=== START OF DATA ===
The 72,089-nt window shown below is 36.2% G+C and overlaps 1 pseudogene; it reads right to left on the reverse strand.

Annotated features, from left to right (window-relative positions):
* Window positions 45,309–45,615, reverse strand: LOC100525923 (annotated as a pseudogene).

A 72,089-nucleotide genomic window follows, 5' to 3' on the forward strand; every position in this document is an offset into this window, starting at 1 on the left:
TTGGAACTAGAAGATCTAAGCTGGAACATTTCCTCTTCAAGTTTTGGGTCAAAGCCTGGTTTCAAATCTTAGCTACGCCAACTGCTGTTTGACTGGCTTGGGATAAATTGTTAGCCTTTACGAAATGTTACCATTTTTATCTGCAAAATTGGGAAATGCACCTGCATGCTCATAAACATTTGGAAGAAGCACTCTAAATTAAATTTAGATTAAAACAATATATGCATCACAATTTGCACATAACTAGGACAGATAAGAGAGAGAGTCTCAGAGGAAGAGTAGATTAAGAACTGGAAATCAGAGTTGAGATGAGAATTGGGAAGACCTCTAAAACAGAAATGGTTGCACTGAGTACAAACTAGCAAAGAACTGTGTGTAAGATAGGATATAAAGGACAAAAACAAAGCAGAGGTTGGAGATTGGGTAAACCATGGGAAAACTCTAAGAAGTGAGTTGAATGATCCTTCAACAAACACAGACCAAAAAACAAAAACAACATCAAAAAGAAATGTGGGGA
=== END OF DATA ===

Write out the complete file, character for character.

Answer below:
The 72,089-nt window shown below is 36.2% G+C and overlaps 1 pseudogene; it reads right to left on the reverse strand.

Annotated features, from left to right (window-relative positions):
* Window positions 45,309–45,615, reverse strand: LOC100525923 (annotated as a pseudogene).

A 72,089-nucleotide genomic window follows, 5' to 3' on the forward strand; every position in this document is an offset into this window, starting at 1 on the left:
TTGGAACTAGAAGATCTAAGCTGGAACATTTCCTCTTCAAGTTTTGGGTCAAAGCCTGGTTTCAAATCTTAGCTACGCCAACTGCTGTTTGACTGGCTTGGGATAAATTGTTAGCCTTTACGAAATGTTACCATTTTTATCTGCAAAATTGGGAAATGCACCTGCATGCTCATAAACATTTGGAAGAAGCACTCTAAATTAAATTTAGATTAAAACAATATATGCATCACAATTTGCACATAACTAGGACAGATAAGAGAGAGAGTCTCAGAGGAAGAGTAGATTAAGAACTGGAAATCAGAGTTGAGATGAGAATTGGGAAGACCTCTAAAACAGAAATGGTTGCACTGAGTACAAACTAGCAAAGAACTGTGTGTAAGATAGGATATAAAGGACAAAAACAAAGCAGAGGTTGGAGATTGGGTAAACCATGGGAAAACTCTAAGAAGTGAGTTGAATGATCCTTCAACAAACACAGACCAAAAAACAAAAACAACATCAAAAAGAAATGTGGGGA